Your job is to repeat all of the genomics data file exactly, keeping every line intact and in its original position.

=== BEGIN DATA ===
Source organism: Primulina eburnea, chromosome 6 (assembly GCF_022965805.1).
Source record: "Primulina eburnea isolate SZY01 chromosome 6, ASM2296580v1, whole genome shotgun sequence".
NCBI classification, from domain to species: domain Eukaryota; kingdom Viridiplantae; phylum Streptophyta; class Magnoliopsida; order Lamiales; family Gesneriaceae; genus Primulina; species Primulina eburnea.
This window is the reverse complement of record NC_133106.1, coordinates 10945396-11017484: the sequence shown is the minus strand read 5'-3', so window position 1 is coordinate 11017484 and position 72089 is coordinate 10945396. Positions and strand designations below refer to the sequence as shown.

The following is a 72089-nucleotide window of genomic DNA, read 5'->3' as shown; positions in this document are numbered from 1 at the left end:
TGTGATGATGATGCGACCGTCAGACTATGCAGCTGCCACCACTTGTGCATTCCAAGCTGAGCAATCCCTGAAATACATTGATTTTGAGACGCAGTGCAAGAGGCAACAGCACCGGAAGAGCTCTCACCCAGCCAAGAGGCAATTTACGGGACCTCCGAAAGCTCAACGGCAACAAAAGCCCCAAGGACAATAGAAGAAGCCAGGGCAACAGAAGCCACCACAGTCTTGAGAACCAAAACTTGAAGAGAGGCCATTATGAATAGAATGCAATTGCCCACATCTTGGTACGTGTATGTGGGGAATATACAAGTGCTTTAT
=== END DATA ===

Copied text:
Source organism: Primulina eburnea, chromosome 6 (assembly GCF_022965805.1).
Source record: "Primulina eburnea isolate SZY01 chromosome 6, ASM2296580v1, whole genome shotgun sequence".
NCBI classification, from domain to species: domain Eukaryota; kingdom Viridiplantae; phylum Streptophyta; class Magnoliopsida; order Lamiales; family Gesneriaceae; genus Primulina; species Primulina eburnea.
This window is the reverse complement of record NC_133106.1, coordinates 10945396-11017484: the sequence shown is the minus strand read 5'-3', so window position 1 is coordinate 11017484 and position 72089 is coordinate 10945396. Positions and strand designations below refer to the sequence as shown.

The following is a 72089-nucleotide window of genomic DNA, read 5'->3' as shown; positions in this document are numbered from 1 at the left end:
TGTGATGATGATGCGACCGTCAGACTATGCAGCTGCCACCACTTGTGCATTCCAAGCTGAGCAATCCCTGAAATACATTGATTTTGAGACGCAGTGCAAGAGGCAACAGCACCGGAAGAGCTCTCACCCAGCCAAGAGGCAATTTACGGGACCTCCGAAAGCTCAACGGCAACAAAAGCCCCAAGGACAATAGAAGAAGCCAGGGCAACAGAAGCCACCACAGTCTTGAGAACCAAAACTTGAAGAGAGGCCATTATGAATAGAATGCAATTGCCCACATCTTGGTACGTGTATGTGGGGAATATACAAGTGCTTTAT